Understanding the role of gamma delta (γδ) T cells in pancreatic cancer metastasis

Lawrence, Mark (2022) Understanding the role of gamma delta (γδ) T cells in pancreatic cancer metastasis. PhD thesis, University of Glasgow.

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Pancreatic ductal adenocarcinoma (PDAC) is a lethal malignancy with a 1-year survival rate of 5.6% and a 10-year survival rate of <1%. In Scotland, 3 in 5 people with pancreatic cancer are diagnosed at late-stage metastatic disease, and surgical resection remains the only effective cure for patients with nonmetastatic disease. Given late-stage diagnosis and low rates of surgical resection, understanding the mechanisms of metastatic disease is of the utmost importance. In breast cancer, IL-17A+ gamma delta (γδ) T cells are potently prometastatic and drive myeloid cell expansion which impairs anti-metastatic CD8+ T cells. In PDAC, IL-17A has been implicated in early-stage PDAC progression, and γδ T cells have been shown to be abundant in human PDAC. Therefore, I sought to understand the role of γδ T cells in PDAC metastasis, and if they can promote metastasis in a similar manner as seen in breast cancer.

Using spontaneous KrasG12D;Trp53R172H;Pdx1-Cre (KPC) mice, I have phenotyped γδ T cells in mouse PDAC and assessed their role in PDAC tumourigenesis and metastasis. In short, IL-17A+ γδ T cells are significantly infiltrated into PDAC tumours, and Vγ6+ γδ T cells (considered IL-17A-producers) are expanded in KPC spleen. Crucially, the absence of γδ T cells in KPC mice leads to a two-fold reduction in the incidence of spontaneous liver metastasis. Contrasting with breast cancer, γδ T cells do not mediate crosstalk with neutrophils by systemic cytokine production, but instead communicate locally with tumour-associated macrophages within the PDAC TME. Furthermore, γδ T cells promote the expansion of the embryonic-derived (tissue-resident) macrophage compartment, which have greater pro-tumour function than monocyte-derived macrophages.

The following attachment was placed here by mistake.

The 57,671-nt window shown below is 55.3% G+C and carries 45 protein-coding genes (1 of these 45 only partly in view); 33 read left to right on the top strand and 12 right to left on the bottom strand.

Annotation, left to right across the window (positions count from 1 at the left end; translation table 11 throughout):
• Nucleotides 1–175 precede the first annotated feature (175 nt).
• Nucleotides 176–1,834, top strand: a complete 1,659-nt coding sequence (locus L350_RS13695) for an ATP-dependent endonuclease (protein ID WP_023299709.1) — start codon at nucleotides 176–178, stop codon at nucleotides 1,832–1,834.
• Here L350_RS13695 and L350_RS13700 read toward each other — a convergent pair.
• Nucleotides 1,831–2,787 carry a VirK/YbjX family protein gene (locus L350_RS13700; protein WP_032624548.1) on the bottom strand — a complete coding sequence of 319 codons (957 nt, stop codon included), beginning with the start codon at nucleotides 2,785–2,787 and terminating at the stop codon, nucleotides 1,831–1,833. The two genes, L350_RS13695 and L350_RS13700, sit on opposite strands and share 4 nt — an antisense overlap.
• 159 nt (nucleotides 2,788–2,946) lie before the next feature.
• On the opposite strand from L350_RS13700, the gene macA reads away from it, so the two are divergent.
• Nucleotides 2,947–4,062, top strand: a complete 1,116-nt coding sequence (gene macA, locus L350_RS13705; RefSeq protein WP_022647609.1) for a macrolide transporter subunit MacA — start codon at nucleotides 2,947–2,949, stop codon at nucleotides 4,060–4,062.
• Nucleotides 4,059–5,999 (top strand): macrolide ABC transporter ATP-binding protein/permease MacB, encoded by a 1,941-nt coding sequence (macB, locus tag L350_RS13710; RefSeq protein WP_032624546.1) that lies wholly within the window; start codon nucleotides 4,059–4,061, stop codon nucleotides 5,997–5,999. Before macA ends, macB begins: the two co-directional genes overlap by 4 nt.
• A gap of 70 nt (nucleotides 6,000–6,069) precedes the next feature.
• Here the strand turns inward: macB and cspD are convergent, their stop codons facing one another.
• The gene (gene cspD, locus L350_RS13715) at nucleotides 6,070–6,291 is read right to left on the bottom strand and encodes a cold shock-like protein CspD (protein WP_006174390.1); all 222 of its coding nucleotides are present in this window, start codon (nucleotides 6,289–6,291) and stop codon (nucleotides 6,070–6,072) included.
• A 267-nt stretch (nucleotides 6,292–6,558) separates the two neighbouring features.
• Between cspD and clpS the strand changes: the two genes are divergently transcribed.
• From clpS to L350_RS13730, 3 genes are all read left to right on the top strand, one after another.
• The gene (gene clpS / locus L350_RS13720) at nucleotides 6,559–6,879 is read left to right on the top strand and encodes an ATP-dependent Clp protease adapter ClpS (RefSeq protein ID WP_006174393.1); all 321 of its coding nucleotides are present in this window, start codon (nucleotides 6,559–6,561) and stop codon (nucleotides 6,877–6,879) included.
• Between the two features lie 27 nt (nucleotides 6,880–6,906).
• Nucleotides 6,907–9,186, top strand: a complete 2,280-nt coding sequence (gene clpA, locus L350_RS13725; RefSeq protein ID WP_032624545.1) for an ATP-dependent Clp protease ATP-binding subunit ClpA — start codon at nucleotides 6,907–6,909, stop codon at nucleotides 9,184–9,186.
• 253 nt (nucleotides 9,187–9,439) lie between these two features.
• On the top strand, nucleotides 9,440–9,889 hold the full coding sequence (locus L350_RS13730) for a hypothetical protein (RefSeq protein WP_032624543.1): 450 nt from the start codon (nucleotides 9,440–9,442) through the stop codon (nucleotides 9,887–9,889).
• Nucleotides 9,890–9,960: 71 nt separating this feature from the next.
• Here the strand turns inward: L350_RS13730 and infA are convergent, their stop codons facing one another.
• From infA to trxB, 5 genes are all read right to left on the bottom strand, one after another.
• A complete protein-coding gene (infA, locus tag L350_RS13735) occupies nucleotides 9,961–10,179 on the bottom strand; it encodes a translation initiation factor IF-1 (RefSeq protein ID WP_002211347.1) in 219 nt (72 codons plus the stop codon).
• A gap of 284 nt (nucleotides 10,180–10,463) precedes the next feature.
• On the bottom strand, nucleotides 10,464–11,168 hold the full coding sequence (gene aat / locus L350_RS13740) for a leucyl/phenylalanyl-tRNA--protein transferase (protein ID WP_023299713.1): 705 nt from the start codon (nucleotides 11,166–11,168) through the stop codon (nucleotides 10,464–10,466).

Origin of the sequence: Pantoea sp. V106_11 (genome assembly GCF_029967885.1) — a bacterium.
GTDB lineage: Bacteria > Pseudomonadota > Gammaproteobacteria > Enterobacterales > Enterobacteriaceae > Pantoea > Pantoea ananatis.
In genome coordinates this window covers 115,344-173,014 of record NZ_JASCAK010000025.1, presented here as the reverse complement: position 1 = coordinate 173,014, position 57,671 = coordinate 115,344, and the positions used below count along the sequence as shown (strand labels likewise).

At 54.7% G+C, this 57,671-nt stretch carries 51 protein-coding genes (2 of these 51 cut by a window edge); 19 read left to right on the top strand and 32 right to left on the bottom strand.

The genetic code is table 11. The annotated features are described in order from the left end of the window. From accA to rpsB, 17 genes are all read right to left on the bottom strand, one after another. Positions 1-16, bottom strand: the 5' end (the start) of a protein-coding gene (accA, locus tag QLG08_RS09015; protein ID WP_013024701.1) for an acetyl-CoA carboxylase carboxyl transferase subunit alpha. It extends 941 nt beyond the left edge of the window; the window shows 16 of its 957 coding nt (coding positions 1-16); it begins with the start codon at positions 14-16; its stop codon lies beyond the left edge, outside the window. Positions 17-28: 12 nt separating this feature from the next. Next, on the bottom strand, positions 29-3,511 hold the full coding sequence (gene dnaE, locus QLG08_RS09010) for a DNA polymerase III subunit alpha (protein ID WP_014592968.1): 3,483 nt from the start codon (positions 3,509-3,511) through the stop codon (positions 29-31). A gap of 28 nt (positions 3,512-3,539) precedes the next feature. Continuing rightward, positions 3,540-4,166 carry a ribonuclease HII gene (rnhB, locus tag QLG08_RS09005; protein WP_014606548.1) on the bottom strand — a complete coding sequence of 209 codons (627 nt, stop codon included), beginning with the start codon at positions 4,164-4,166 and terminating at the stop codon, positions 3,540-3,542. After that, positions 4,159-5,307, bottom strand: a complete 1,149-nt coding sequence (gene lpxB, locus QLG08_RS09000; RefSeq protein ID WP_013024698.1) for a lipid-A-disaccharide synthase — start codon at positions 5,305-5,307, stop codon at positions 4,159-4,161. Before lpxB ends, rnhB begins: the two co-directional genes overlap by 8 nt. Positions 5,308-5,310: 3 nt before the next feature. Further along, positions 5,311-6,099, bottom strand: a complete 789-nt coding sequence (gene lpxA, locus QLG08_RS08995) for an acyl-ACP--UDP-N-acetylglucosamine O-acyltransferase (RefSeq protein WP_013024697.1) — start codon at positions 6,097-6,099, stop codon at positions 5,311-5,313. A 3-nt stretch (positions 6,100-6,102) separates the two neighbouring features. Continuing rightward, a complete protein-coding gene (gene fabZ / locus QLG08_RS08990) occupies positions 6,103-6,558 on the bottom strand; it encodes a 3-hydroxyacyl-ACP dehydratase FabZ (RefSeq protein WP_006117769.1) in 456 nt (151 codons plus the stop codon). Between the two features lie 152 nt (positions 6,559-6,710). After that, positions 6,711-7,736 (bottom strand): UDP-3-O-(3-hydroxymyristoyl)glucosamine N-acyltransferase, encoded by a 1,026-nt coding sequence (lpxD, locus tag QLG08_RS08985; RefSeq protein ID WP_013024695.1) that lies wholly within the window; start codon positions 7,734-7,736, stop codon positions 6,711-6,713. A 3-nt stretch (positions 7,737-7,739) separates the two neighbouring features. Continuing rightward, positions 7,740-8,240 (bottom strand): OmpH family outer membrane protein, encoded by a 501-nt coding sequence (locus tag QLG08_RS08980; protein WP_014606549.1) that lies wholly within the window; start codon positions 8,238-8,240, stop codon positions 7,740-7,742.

These results reveal that tumour-infiltrated γδ T cells in PDAC display a protumour phenotype, and that γδ T cells are indispensable for metastatic dissemination. They also reveal a novel phenotype where γδ T cells mediate crosstalk with macrophages specifically within the primary PDAC tumour. Further work is required to understand the mechanism of this crosstalk, but these findings may have important implications for the identification of future targets of anti-metastatic therapies.

Item Type: Thesis (PhD)
Qualification Level: Doctoral
Colleges/Schools: College of Medical Veterinary and Life Sciences > School of Cancer Sciences
Supervisor's Name: Coffelt, Dr. Seth
Date of Award: 2022
Depositing User: Theses Team
Unique ID: glathesis:2022-82705
Copyright: Copyright of this thesis is held by the author.
Date Deposited: 17 Feb 2022 14:43
Last Modified: 08 Apr 2022 16:50
Thesis DOI: 10.5525/gla.thesis.82705
URI: https://theses.gla.ac.uk/id/eprint/82705

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